Kurt Loder is a writer, among other things, embedded in New York.

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  1. I don’t.

    1. U can use for 4,99 or Stream Direct TV also for 4,99 but with many channels for life 🙂

      For OSCARS GO TO Stream Direct TV

  2. I propose that we adopt an Oscar playoff system!

    1. I suggest that those nominated for the Oscars be required to mud-wrestle for it. (While wearing their “Oscar Night” dresses and tuxedos, naturally.)

      It would add dignity to the whole sordid process and be a lot more watchable.

      1. …and yet it still wouldn’t have the dignity of a good old fashioned MONKEY KNIFE FIGHT!

        1. He ain’t pretty no more!

    2. How ever you do it, don’t forget Whoopi! As soon as the Democrats control congress again, it will be the law.

    3. Richard Burton always got screwed in the computer rankings…

  3. Dwarf-tossing
    re: Neu’s subthread
    The Republicans don’t want to prevent you from watching it but the Democrats want to force the dwarves into another line of work…like collecting SSI.

  4. I’ll say this for the Oscars… When you go back and look at the list of Best Picture winners, the vast majority are still recognized as great movies. The same can’t be said for the Grammys (even if this year’s Grammys was a step in the right direction).

    1. When you go back and look at the list of Best Picture winners, the vast majority are still recognized as great movies.

      1979: Kramer vs. Kramer
      1980: Ordinary People
      1981: Chariots of Fire
      1982 Gandhi
      1983: Terms of Endearment
      Shit movies all…
      Some seriously good pictures were nominated those years and lost, Apocalypse Now, Raging Bull, Atlantic City.

      1. The Academy was generally better at picking Best Picture in the past. Or so I thought, looking at 1941:
        Winner: How Green Was My Valley

        “Losers”: Citizen Kane, The Little Foxes, The Maltese Falcon,Sergeant York, and Suspicion.

        1. “How Green Was My Valley” is pretty darn good, too. If it had been up against the contestants in 1940 or 1942, nobody would have bothered when it won.

          1. 42 was Mrs. Miniver. It doesn’t show that well now, but in the time, was a very powerfull film. Partly, it was a hint of what may have well come to America, and at least a vicarious glimpse into the horrors other feels for war.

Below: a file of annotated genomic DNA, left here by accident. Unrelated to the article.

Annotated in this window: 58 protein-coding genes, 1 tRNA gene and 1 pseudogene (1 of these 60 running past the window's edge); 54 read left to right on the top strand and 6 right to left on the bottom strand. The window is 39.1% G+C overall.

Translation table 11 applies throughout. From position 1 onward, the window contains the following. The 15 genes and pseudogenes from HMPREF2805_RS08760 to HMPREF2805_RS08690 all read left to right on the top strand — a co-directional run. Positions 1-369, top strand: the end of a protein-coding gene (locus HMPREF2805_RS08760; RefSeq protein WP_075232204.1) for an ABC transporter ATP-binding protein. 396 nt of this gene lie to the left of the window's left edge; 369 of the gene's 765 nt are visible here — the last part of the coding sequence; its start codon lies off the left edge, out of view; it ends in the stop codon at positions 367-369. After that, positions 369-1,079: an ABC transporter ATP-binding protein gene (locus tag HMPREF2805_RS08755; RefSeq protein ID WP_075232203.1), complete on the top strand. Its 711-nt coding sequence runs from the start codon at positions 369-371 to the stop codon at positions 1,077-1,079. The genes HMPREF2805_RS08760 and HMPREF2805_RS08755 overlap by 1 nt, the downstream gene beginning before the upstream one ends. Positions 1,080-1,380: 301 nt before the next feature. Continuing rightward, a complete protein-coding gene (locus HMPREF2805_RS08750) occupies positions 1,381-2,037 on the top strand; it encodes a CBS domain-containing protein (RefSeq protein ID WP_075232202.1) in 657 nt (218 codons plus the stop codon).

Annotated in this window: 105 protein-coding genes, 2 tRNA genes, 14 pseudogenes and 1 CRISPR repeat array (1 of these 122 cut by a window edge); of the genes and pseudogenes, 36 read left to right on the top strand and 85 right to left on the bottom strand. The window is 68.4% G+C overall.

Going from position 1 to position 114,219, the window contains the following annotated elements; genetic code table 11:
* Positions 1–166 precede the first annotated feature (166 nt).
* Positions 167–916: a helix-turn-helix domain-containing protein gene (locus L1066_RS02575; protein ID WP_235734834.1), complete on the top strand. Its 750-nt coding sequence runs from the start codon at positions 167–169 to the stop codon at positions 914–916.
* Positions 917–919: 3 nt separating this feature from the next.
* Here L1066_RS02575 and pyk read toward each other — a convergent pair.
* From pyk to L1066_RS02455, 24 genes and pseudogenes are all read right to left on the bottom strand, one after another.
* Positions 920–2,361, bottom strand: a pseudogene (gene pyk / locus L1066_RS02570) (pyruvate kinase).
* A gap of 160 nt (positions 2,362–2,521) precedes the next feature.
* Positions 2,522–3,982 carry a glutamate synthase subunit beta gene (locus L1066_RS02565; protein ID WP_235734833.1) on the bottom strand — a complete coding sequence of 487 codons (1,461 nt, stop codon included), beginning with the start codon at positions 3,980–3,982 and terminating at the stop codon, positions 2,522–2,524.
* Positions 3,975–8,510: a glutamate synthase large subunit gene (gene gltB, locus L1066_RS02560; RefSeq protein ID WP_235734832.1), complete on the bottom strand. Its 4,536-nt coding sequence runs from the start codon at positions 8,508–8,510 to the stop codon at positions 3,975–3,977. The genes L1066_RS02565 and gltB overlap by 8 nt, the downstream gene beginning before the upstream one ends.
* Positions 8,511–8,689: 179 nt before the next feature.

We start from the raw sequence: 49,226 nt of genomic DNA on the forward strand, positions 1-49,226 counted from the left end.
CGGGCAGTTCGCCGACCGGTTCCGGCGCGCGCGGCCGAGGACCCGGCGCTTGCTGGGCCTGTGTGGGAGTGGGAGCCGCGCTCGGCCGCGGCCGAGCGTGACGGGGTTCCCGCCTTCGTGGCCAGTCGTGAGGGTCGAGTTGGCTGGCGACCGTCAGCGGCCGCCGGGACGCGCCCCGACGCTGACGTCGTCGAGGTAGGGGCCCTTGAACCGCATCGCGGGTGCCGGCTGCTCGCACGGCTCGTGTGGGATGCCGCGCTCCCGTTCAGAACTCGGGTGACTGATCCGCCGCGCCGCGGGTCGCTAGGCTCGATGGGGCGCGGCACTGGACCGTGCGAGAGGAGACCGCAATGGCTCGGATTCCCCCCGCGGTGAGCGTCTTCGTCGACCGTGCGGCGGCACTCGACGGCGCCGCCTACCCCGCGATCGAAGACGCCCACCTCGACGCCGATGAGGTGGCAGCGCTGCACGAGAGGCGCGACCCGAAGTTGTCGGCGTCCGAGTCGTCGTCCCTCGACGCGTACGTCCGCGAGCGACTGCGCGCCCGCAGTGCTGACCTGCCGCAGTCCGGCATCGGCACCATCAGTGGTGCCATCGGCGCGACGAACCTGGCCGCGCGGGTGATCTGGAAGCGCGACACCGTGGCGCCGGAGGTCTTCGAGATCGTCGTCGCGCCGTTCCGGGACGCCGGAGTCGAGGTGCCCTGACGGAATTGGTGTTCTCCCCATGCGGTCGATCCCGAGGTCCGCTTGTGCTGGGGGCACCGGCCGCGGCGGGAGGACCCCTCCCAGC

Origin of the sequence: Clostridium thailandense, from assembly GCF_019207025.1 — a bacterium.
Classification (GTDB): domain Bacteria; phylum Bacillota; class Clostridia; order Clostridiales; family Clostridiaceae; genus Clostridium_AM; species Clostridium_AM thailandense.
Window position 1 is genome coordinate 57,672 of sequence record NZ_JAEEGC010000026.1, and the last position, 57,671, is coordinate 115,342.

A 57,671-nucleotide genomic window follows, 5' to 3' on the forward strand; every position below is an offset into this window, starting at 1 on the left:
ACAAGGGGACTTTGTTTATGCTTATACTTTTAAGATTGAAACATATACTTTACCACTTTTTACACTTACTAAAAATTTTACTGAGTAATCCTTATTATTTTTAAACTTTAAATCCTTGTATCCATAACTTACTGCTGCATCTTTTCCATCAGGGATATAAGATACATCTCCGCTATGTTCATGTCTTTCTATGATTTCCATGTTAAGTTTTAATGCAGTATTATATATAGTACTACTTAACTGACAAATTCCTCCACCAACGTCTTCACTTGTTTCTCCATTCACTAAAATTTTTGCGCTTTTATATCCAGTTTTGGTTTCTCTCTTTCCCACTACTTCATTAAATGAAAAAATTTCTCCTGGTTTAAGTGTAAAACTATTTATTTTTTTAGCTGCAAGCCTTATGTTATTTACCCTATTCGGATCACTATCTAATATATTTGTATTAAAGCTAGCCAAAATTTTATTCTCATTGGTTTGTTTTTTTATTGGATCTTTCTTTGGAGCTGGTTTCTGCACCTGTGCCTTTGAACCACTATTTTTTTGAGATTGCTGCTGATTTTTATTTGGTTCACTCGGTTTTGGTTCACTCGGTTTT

2. Mrs. Miniver’s pretty good as a time capsule. I particularly like Teresa Wright’s supporting performance. She was on a hot streak then, getting Oscar nominations for her first three movies.

      2. KvK was OK, not movie of the year, OP was pretty good at the time, I thought it captured the teenage psyche better than any movie I had seen before, CoF I thought was great, maybe a litle dated now, but I liked it a lot. Gandhi was overblown, a hagiography. ToE fucking horrible. Raging Bull, Atlantic City should have been winners.

      3. Maybe you don’t like Chariots of Fire, but you’re the first person I’ve met who didn’t. You can’t argue that it’s generally recognized as a great movie. You may not care, but that’s something else.

        The others are good, too. Actually I’m not even sure I trust the sincerity of your assessment. Troll 2 is a “shit movie”. You really think Gandhi is no better?

      4. i agree on all but chariots of fire, which imo is excellent.

  5. On what basis have they decided that Hailee Steinfeld, inarguably the star of True Grit, should be nominated in the Best Supporting Actress category?

    Personally, I think it’s because they didn’t want her siphoning off votes from Annette Benning; the Academy seems pretty determined to give her the prize this year and putting Steinfeld in that category would have made it an actual competition as opposed to a near-foregone conclusion.

    1. Don’t think it’s a near-foregone conclusion. Natalie Portman should win Best Actress.

  6. Bender: Nice turnout, Calculon. That Oscar’s practically on your mantel.

    Calculon: I just pray they like me half as much as I do.

    1. Episiarch! You watch good shows too!

      Uncle Zoid: Let the earth quake, I’ve got somebody’s Oscar!

      1. I watch many shows. Many of them are good. Some are great.

        “Nay. I respect and admire Harold Zoid too much to beat him to death with his own Oscar.”

  7. The key to winning Oscars is English accents, and it has been for some time.

    1. “Messages” can’t hurt…

    2. If you have an English accent and you can stammer, well hey, that is something!

      1. Then why didn’t Michael Palin win Best Supporting Actor for A Fish Called Wanda?

        1. It was canceled out by another Oscar rule:

          Drama > Dramatic Comedy > Comedy

          Only _serious_ comedies have any chance.

  8. Isolated incident alert:…

  9. Natalie Portman, Kurt? Really? Jesus.

    1. Have you even seen Black Swan?

      1. It thought it was crap. But I hope Portman wins because hot actresses need to be rewarded for doing lesbian scenes.

  10. I really liked King’s Speech and Social Network (despite Sorkin’s technophobia) but I guess I’m outing myself as classless and unsophisticated when I say I’d probably pick Inception for Best Picture. My metric is that it’s the one I’d be most interested in owning. I don’t know that it highlights the human condition or enlivens the soul, but it was damned entertaining.